- The constitutionally protected fundamental rights and freedoms of young people (freedom of expression, freedom of association, equality, the right to life and to security of the person)
- Gay-Straight Alliances – and the rights of students to choose the names of their clubs
- The consequences of bullying
- The definition of bullying – creating a safe space for students that also allows them to engage in meaningful discussions about controversial issues of importance bullying
- Educational versus punitive approaches to bullying, and the disparate impact of mandatory punishments on minority students
The Canadian Civil Liberties Association’s submissions to the Committee will seek to reconcile the pressing and substantial concern of protecting vulnerable students from bullying, with a respect for students’ constitutionally guaranteed rights, such as freedom of expression, association and equality.
Noa Mendelsohn Aviv will be available for comment following the presentation.
By Noa Mendelsohn Aviv
on July 5, 2011
A boisterous, multi-generational group of CCLA supporters marched in this year’s Toronto Pride Parade to honour the struggles and victories of LGBTQ communities. Having participated in some of these struggles just this past year, CCLA was proud to participate in this event.
Much has been said and written about the parade, so for this post, I will be sharing a few personal observations which I will call:
Moments of Pride
- Proudest moment: introducing my children to some of the students from St. Joe’s and other Catholic schools. This courageous group of high-schoolers has been struggling for several months simply to create a club for LGBTQ students in their schools. CCLA has provided some support. These young people continue to fight, and were rightfully treated as heroes at this year’s Pride.
- Favourite T-shirt: on a young man in the crowd. The shirt read “Proud to lo…” that’s all I could see because of where he was standing, so I moved closer. He caught my eye and leaned back. T-shirt said “Proud to love him” – and as I looked up, he pointed gently at the young man he was with.
- Best decorations: This is a tough one – there were costumes of angels, butterflies, and queens; vibrant, colourful balloons, ribbons, flags, boas, hats, feathers, and streamers. There was a rainbow flag so big it must have taken 40 people to hold it. And of course there was the new CCLA T-shirt – with a maple leaf made up of Canada’s many rights and freedoms.
- Most touching connections: As we marched, there were non-stop cheers and waves and high fives. But the expressions on the faces of some of the older folk were the ones that touched me most – enormous smiles of joy and pride, and something in the eyes that suggested it is not always this good. When they called out “Happy Pride”, it took on special meaning.
- Best music – from the truck behind us – as a result, CCLA’s children, students, grandparents and others ended up dancing down Yonge Street under the watch of over one million people.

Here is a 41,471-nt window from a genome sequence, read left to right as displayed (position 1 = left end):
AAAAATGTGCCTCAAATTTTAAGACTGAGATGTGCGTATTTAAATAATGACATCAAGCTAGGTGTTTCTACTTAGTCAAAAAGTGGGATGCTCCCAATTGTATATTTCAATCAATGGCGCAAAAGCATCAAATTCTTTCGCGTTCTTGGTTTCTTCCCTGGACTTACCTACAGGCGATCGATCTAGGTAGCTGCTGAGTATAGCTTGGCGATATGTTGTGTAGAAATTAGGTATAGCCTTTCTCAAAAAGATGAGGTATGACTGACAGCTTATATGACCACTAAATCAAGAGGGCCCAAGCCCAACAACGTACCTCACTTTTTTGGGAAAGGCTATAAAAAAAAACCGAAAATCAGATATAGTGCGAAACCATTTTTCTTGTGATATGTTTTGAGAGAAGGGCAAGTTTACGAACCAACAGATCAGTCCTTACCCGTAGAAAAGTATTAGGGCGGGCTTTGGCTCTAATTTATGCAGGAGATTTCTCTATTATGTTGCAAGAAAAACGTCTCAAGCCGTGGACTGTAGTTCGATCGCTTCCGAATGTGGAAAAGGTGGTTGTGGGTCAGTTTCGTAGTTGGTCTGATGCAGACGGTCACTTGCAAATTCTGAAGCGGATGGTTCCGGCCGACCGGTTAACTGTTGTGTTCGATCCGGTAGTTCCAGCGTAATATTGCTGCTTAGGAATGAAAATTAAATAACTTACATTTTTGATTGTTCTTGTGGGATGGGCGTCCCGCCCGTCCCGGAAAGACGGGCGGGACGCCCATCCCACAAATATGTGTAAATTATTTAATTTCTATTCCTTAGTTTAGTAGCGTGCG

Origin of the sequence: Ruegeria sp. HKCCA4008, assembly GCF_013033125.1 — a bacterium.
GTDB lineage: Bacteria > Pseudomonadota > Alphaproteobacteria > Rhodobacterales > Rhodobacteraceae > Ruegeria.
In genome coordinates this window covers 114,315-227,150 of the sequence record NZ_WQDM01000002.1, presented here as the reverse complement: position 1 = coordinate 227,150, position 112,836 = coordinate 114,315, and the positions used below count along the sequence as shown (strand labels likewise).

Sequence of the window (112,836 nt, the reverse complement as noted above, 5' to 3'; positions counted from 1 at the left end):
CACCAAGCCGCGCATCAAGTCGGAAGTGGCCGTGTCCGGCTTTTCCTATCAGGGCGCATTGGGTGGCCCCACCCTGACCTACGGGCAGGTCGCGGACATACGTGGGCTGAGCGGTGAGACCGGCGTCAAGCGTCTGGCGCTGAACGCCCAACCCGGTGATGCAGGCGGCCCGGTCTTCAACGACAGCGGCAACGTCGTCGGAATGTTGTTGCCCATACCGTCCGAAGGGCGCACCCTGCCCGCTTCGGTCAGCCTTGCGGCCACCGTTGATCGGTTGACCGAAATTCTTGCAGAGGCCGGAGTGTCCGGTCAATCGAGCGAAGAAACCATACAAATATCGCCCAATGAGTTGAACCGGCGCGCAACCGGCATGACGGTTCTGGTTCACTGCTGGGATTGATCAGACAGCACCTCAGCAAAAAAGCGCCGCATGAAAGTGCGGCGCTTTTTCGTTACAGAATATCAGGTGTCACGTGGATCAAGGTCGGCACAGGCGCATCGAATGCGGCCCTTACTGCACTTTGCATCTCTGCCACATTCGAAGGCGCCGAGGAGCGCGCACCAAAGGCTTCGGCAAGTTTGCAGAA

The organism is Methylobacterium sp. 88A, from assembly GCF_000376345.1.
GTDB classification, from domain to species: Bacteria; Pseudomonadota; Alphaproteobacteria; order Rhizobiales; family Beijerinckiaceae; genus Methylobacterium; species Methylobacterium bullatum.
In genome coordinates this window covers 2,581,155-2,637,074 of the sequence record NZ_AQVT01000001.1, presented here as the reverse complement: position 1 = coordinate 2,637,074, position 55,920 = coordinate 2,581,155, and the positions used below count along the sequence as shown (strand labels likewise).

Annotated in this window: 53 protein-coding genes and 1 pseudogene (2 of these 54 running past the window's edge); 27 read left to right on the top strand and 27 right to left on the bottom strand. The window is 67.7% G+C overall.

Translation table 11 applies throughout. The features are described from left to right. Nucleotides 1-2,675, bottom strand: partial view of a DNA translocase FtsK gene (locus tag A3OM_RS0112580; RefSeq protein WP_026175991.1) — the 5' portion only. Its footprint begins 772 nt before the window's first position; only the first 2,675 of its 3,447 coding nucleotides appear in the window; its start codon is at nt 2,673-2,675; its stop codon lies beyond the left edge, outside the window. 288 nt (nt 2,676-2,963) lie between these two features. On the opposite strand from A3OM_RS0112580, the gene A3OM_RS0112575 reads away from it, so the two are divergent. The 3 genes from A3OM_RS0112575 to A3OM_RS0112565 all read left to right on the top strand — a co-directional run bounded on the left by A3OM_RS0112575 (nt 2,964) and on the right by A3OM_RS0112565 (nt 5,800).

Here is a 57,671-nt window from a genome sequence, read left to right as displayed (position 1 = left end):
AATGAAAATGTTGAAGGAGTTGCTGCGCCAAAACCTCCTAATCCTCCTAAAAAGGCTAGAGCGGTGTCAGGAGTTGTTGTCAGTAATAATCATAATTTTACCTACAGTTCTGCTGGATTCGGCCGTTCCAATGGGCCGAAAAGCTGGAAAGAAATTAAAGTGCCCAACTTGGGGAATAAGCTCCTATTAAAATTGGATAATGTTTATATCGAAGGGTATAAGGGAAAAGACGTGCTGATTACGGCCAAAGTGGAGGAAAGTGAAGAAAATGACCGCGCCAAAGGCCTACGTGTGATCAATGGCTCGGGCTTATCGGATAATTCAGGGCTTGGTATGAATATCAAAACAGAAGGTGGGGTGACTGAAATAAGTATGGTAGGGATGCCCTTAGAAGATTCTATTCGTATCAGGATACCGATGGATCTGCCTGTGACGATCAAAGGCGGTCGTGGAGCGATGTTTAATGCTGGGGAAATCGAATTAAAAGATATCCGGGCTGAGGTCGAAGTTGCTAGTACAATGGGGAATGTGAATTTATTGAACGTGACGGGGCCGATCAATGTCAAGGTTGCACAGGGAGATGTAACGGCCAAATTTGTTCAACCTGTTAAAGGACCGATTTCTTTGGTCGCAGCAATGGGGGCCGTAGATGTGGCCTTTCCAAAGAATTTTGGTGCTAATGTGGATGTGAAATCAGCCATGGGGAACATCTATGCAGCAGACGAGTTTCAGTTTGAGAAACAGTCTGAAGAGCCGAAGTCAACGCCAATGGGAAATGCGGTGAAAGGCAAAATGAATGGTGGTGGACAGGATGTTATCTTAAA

By Noa Mendelsohn Aviv
on March 18, 2011
The Canadian Civil Liberties Association recently sent a written response to the Halton Catholic District School Board’s proposed new policy on Equity and Inclusive Education. CCLA told the Board that students have the right to form Gay-Straight Alliances and other gay positive clubs in their schools, and to call them by their name. The proposed policy no longer bans GSAs, but is silent on the question of whether or not students can create these groups. This is not good enough, CCLA responded. If the Board intends to allow GSAs in its schools, they need to do so clearly and transparently. Nor is it sufficient according to CCLA to create all-purpose equality groups if these exist alongside an unwritten but effective ban on GSAs.
For the full text of CCLA’s response, click here.
By Noa Mendelsohn Aviv
on January 19, 2011
The CCLA welcomes the decision of the Halton Catholic District School Board (HCDSB) to rescind its policy banning the formation of Gay-Straight Alliances (GSAs) in its schools. The removal of this discriminatory policy sends a positive message to members of that school board, and to its students in particular. In its place, the Board adopted for the interim a template equity and inclusiveness policy that had been created for Catholic school boards.
Noa Mendelsohn Aviv, Director of CCLA’s Equality Program was at the meeting in Halton, and submitted in writing a question that had been on several minds: with the change in policy, would students be able to form GSAs or other LGBTQ-positive groups in their schools. The answer of the Board chair was non-committal. The CCLA will continue to monitor the issue to ensure that an unwritten ban does not replace the written ban and that students will be able to exercise their rights to equality, free speech, and freedom of association. CCLA continues to invite students from across Canada to contact us if they are having difficulties creating such groups.
By Noa Mendelsohn Aviv
on January 13, 2011
In the past few days, we learned of a ban on Gay-Straight Alliances in the Halton Catholic School District . Fortunately, almost immediately after this news hit the media, a Board policy group recommended rescinding the ban.
It now remains to be seen what will happen in practice, whether students will be permitted to form LGBT groups – in the Halton Catholic School District and elsewhere.
If you are a Canadian high school student looking to create a Gay-Straight Alliance (GSA) or other LGBT group in your school and you are being blocked by your school authorities, you may be interested to know your rights:
- Like all people in Canada, the Charter of Rights and Freedoms protects you.
- You have a right to equality – in our view, this means that if other students have clubs that empower them, and allow them to discuss and share experiences about their topics of interest, so do you.
- You have a right to freedom of association – to get together with people of your choosing. Schools might prohibit groups that exclude others – but GSAs are generally bodies that seek to include members of the LGBT community and their supporters.
In order to support you and protect your rights, we invite you to contact CCLA if these rights are being violated.
Noa Mendelsohn Aviv
Director, Equality Program